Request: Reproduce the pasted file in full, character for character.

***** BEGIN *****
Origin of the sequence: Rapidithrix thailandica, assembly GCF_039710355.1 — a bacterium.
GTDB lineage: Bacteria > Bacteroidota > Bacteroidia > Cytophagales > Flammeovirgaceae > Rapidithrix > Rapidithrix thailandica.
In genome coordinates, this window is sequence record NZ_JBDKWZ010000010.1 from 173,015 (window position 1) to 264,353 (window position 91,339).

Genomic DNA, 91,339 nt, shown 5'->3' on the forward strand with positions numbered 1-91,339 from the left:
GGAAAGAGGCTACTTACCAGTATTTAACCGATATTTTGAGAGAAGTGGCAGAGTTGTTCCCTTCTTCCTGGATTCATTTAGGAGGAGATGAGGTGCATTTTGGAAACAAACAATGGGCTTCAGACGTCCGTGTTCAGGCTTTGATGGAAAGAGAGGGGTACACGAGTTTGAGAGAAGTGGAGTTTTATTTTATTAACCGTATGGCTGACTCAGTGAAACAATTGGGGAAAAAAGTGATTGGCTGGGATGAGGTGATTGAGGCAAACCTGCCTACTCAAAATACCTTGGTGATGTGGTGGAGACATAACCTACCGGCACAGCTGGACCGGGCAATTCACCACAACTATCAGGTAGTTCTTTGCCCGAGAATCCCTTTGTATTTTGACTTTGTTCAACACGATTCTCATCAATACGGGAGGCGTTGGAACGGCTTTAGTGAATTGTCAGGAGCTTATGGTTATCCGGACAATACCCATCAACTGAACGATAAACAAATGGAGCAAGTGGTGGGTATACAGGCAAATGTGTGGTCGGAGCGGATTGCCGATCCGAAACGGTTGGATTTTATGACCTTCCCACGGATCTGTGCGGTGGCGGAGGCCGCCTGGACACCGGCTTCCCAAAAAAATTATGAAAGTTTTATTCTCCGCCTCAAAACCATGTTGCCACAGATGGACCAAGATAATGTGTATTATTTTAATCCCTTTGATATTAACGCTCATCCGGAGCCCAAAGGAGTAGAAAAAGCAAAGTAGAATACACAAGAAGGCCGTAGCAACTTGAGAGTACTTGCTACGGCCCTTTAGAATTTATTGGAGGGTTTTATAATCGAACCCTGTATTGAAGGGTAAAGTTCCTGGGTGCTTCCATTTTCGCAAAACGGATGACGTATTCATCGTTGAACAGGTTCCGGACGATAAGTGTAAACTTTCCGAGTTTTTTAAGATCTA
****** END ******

Origin of the sequence: Rapidithrix thailandica, assembly GCF_039710355.1 — a bacterium.
GTDB lineage: Bacteria > Bacteroidota > Bacteroidia > Cytophagales > Flammeovirgaceae > Rapidithrix > Rapidithrix thailandica.
In genome coordinates, this window is sequence record NZ_JBDKWZ010000010.1 from 173,015 (window position 1) to 264,353 (window position 91,339).

Genomic DNA, 91,339 nt, shown 5'->3' on the forward strand with positions numbered 1-91,339 from the left:
GGAAAGAGGCTACTTACCAGTATTTAACCGATATTTTGAGAGAAGTGGCAGAGTTGTTCCCTTCTTCCTGGATTCATTTAGGAGGAGATGAGGTGCATTTTGGAAACAAACAATGGGCTTCAGACGTCCGTGTTCAGGCTTTGATGGAAAGAGAGGGGTACACGAGTTTGAGAGAAGTGGAGTTTTATTTTATTAACCGTATGGCTGACTCAGTGAAACAATTGGGGAAAAAAGTGATTGGCTGGGATGAGGTGATTGAGGCAAACCTGCCTACTCAAAATACCTTGGTGATGTGGTGGAGACATAACCTACCGGCACAGCTGGACCGGGCAATTCACCACAACTATCAGGTAGTTCTTTGCCCGAGAATCCCTTTGTATTTTGACTTTGTTCAACACGATTCTCATCAATACGGGAGGCGTTGGAACGGCTTTAGTGAATTGTCAGGAGCTTATGGTTATCCGGACAATACCCATCAACTGAACGATAAACAAATGGAGCAAGTGGTGGGTATACAGGCAAATGTGTGGTCGGAGCGGATTGCCGATCCGAAACGGTTGGATTTTATGACCTTCCCACGGATCTGTGCGGTGGCGGAGGCCGCCTGGACACCGGCTTCCCAAAAAAATTATGAAAGTTTTATTCTCCGCCTCAAAACCATGTTGCCACAGATGGACCAAGATAATGTGTATTATTTTAATCCCTTTGATATTAACGCTCATCCGGAGCCCAAAGGAGTAGAAAAAGCAAAGTAGAATACACAAGAAGGCCGTAGCAACTTGAGAGTACTTGCTACGGCCCTTTAGAATTTATTGGAGGGTTTTATAATCGAACCCTGTATTGAAGGGTAAAGTTCCTGGGTGCTTCCATTTTCGCAAAACGGATGACGTATTCATCGTTGAACAGGTTCCGGACGATAAGTGTAAACTTTCCGAGTTTTTTAAGATCTA